>you have not already picked them up from the IPP archive.
>>Best Regards and a Merry Christmas,
>(send from home)
>>IETF Internet Printing Protocol (ipp) WG
> Carl-Uno Manros <manros at cp10.es.xerox.com>
>>Applications Area Director(s):
> Keith Moore <moore at cs.utk.edu>
> Harald Alvestrand <Harald.T.Alvestrand at uninett.no>
>>Mailing List Information:
> General Discussion: <ipp at pwg.org>
> To Subscribe: <ipp-request at pwg.org>
> Archive: ftp://ftp.pwg.org/pub/pwg/ipp/>>Editors:
> Scott Isaacson <scott_isaacson at novell.com>
> Robert Herriot <robert.herriot at eng.sun.com>
> Don Wright <don at lexmark.com>
>>Description of Working Group:
>>The goal of this working group is to define a new application level
>distributed printing protocol as well as defining naming and service
>registration attributes for printing. The protocol shall support a
>global, distributed environment where print service users (clients,
>applications, drivers, etc.) cooperate and interact with print service
>providers (servers, printers, gateways, etc.).
>>The working group will leverage existing (and emerging) technologies
>for: authentication, authorization, privacy, and commercial transactions.
>The working group will describe a generic directory schema that supports
>printing, which can be mapped to existing standards for directories.
>>The working group shall strive to coordinate its activities with other
>printing-related standards bodies.
>>The new job submission protocol should strive not to preclude any
>types of output devices (e.g., fax, printer, gateway). Also, the
>working group will define extensibility paths to maximize interoperability
>and minimize conflict.
>>The latest IETF requirements for management, security, and inter-
>nationalization shall be covered.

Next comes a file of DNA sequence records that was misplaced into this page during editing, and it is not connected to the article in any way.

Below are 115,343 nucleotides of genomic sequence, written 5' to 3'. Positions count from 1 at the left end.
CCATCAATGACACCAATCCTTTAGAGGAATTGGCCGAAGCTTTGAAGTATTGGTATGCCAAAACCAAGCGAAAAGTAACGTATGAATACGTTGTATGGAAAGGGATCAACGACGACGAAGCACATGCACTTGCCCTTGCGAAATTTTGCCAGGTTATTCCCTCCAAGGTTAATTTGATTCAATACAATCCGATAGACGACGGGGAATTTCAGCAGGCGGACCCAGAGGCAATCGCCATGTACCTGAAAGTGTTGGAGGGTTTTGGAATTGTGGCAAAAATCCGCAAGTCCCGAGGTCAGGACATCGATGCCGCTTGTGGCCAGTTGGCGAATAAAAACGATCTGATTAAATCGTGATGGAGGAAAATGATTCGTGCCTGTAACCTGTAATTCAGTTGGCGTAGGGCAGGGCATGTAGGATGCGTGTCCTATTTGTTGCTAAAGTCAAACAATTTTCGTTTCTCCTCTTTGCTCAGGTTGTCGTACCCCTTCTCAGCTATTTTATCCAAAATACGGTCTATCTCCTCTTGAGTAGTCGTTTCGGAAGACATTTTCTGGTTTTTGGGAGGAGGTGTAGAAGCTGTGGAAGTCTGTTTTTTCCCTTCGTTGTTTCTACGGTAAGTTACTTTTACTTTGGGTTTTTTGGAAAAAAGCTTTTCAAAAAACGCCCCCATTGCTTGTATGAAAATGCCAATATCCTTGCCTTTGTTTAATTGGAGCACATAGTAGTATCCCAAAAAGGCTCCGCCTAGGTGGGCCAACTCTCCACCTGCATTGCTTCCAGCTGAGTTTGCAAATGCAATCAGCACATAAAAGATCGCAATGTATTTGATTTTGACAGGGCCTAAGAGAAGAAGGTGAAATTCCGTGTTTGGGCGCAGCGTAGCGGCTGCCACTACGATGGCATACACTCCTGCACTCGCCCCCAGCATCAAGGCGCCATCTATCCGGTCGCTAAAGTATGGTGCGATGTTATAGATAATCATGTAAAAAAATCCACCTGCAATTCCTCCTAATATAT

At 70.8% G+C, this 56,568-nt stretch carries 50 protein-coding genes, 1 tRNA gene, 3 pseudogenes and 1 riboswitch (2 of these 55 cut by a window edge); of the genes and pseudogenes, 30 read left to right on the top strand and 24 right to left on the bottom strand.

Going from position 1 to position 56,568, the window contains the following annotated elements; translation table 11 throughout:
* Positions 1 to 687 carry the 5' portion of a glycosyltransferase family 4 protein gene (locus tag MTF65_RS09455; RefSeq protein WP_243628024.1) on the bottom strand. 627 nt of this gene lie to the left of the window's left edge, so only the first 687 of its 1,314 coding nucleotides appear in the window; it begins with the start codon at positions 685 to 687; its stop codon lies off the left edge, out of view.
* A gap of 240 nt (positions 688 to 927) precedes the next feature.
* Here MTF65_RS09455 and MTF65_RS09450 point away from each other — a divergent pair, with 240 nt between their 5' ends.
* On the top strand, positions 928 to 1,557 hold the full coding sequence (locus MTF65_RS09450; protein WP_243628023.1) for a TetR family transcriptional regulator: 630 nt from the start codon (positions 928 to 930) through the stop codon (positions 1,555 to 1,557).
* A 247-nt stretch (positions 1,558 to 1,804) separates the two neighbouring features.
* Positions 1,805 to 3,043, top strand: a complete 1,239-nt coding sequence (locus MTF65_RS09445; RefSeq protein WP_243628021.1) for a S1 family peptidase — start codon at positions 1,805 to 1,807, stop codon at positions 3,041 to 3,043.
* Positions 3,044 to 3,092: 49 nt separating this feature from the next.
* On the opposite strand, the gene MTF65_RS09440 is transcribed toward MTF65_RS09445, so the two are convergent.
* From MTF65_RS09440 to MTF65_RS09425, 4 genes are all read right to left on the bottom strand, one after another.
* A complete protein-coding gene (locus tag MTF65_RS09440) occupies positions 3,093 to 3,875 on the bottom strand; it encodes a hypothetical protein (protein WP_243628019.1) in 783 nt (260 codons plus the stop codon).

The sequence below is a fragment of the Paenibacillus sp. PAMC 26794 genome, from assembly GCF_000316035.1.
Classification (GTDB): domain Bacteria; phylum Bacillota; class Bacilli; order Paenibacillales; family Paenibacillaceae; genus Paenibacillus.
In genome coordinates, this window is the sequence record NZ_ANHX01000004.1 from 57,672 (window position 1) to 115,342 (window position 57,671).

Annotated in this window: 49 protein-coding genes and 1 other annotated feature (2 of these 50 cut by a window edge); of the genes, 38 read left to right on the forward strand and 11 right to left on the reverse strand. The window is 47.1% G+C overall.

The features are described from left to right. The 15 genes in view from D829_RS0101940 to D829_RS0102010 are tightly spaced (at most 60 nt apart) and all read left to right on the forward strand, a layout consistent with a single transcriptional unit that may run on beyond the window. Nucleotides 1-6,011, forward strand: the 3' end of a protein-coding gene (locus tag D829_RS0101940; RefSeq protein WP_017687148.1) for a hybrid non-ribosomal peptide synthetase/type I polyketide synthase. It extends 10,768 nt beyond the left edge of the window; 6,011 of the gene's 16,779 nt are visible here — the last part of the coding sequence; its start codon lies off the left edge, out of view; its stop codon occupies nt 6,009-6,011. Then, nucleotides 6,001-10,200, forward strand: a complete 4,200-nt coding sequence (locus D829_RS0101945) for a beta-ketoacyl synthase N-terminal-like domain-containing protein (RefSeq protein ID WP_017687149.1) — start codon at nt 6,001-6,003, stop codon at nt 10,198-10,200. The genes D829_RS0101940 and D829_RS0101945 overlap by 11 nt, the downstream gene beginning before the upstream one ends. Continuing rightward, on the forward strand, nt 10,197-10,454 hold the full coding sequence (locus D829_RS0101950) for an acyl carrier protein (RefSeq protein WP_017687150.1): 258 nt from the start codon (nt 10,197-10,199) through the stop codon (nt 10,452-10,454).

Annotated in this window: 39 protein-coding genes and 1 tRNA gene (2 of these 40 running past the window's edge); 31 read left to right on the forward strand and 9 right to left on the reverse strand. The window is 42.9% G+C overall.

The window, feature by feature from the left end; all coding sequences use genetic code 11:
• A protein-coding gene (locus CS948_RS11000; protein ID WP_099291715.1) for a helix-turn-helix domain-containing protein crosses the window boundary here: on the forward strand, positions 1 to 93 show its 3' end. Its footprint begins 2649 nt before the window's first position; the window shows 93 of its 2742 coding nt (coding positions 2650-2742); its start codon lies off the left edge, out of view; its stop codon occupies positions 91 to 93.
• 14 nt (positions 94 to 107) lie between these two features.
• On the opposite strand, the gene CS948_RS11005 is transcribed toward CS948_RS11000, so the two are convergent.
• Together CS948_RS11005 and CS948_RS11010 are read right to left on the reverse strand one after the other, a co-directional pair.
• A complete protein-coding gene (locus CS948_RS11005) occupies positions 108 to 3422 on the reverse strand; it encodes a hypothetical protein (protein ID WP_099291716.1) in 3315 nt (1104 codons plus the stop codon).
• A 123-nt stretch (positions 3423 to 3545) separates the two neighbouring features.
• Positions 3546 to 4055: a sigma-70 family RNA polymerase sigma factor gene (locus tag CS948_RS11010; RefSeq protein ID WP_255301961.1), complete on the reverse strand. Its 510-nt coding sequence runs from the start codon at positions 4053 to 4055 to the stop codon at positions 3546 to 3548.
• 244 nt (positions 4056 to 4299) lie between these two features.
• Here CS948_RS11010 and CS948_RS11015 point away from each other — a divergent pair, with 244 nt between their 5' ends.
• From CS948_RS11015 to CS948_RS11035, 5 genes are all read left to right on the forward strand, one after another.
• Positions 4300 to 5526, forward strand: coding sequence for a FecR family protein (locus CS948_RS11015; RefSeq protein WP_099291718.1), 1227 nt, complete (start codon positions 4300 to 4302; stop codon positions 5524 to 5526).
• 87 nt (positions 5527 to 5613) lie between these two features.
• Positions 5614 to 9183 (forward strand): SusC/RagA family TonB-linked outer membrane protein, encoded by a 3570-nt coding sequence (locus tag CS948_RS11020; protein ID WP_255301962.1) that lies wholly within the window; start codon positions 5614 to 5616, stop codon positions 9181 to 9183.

>>Deliverables and Milestones:
>>Done - Mailing list and archive
>>November 1996 - Submit first set of Internet-Drafts
>>December 1996 - BOF in IETF meeting in San Jose, CA, USA
>>March 1997 - Submit Internet-Drafts
>>April 1997 - Review of specification in IETF meeting in Memphis, TN, USA
>>May 1997 - At least 2 implemented prototypes
>>May 1997 - Submit document(s) to the IESG for Proposed Standard
>> IPP-requirements: <draft-wright-ipp-req-01-txt>
> IPP-draft: <draft-isaacson-ipp-inf0-00.txt>
>> Internet Printing Protocol: Requirements and Scenarios (Informational)
> Internet Printing Protoco/1.0: Model and Semantics (Standards Track)
> Internet Printing Protoco/1.0: MIME Encoding (Standards Track)
> Internet Printing Protoco/1.0: Directory Schema (Standards Track)
>>Internet Printing Protocol
>Birds of a Feather Session
>>December 12, 1996
>>Minutes taken by: Don Wright <don at lexmark.com>
>>>The meeting was called to order at 1:03 PM
>>Carl-Uno Manros (proposed WG Chair) reviewed the agenda for the meeting
>>Carl-Uno gave a short talk about the lack of IETF standards for printing.
>He also discussed how this effort started under the Printer Working Group.